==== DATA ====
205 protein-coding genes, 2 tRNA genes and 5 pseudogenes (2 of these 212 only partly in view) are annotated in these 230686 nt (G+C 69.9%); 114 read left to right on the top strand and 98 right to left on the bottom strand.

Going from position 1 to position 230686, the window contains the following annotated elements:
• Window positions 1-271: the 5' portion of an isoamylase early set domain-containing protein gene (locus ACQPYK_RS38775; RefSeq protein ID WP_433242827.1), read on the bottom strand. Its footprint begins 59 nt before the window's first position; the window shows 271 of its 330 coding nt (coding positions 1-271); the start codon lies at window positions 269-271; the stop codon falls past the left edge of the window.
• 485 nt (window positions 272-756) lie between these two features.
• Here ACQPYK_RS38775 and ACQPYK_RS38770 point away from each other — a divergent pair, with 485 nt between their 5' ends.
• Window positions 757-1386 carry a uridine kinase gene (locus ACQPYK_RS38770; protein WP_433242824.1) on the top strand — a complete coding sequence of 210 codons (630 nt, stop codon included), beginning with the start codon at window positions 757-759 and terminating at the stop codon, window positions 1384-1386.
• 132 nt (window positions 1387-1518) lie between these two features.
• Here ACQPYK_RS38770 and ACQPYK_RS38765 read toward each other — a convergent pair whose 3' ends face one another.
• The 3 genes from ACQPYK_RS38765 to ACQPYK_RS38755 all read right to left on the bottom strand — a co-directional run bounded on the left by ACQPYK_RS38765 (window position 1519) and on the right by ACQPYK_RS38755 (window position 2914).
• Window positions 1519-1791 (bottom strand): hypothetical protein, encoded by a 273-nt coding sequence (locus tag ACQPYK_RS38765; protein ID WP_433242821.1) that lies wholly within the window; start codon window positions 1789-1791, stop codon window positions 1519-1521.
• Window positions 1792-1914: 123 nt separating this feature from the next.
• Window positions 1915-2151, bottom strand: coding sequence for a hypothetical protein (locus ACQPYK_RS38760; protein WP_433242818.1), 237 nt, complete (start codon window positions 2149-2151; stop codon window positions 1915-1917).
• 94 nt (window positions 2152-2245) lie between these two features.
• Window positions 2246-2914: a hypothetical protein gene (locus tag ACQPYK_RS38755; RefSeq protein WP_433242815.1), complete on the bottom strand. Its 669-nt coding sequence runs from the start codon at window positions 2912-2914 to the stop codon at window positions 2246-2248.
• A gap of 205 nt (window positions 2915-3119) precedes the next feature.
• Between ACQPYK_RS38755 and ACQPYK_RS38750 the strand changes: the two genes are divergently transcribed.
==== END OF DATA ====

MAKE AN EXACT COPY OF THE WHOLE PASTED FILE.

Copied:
205 protein-coding genes, 2 tRNA genes and 5 pseudogenes (2 of these 212 only partly in view) are annotated in these 230686 nt (G+C 69.9%); 114 read left to right on the top strand and 98 right to left on the bottom strand.

Going from position 1 to position 230686, the window contains the following annotated elements:
• Window positions 1-271: the 5' portion of an isoamylase early set domain-containing protein gene (locus ACQPYK_RS38775; RefSeq protein ID WP_433242827.1), read on the bottom strand. Its footprint begins 59 nt before the window's first position; the window shows 271 of its 330 coding nt (coding positions 1-271); the start codon lies at window positions 269-271; the stop codon falls past the left edge of the window.
• 485 nt (window positions 272-756) lie between these two features.
• Here ACQPYK_RS38775 and ACQPYK_RS38770 point away from each other — a divergent pair, with 485 nt between their 5' ends.
• Window positions 757-1386 carry a uridine kinase gene (locus ACQPYK_RS38770; protein WP_433242824.1) on the top strand — a complete coding sequence of 210 codons (630 nt, stop codon included), beginning with the start codon at window positions 757-759 and terminating at the stop codon, window positions 1384-1386.
• 132 nt (window positions 1387-1518) lie between these two features.
• Here ACQPYK_RS38770 and ACQPYK_RS38765 read toward each other — a convergent pair whose 3' ends face one another.
• The 3 genes from ACQPYK_RS38765 to ACQPYK_RS38755 all read right to left on the bottom strand — a co-directional run bounded on the left by ACQPYK_RS38765 (window position 1519) and on the right by ACQPYK_RS38755 (window position 2914).
• Window positions 1519-1791 (bottom strand): hypothetical protein, encoded by a 273-nt coding sequence (locus tag ACQPYK_RS38765; protein ID WP_433242821.1) that lies wholly within the window; start codon window positions 1789-1791, stop codon window positions 1519-1521.
• Window positions 1792-1914: 123 nt separating this feature from the next.
• Window positions 1915-2151, bottom strand: coding sequence for a hypothetical protein (locus ACQPYK_RS38760; protein WP_433242818.1), 237 nt, complete (start codon window positions 2149-2151; stop codon window positions 1915-1917).
• 94 nt (window positions 2152-2245) lie between these two features.
• Window positions 2246-2914: a hypothetical protein gene (locus tag ACQPYK_RS38755; RefSeq protein WP_433242815.1), complete on the bottom strand. Its 669-nt coding sequence runs from the start codon at window positions 2912-2914 to the stop codon at window positions 2246-2248.
• A gap of 205 nt (window positions 2915-3119) precedes the next feature.
• Between ACQPYK_RS38755 and ACQPYK_RS38750 the strand changes: the two genes are divergently transcribed.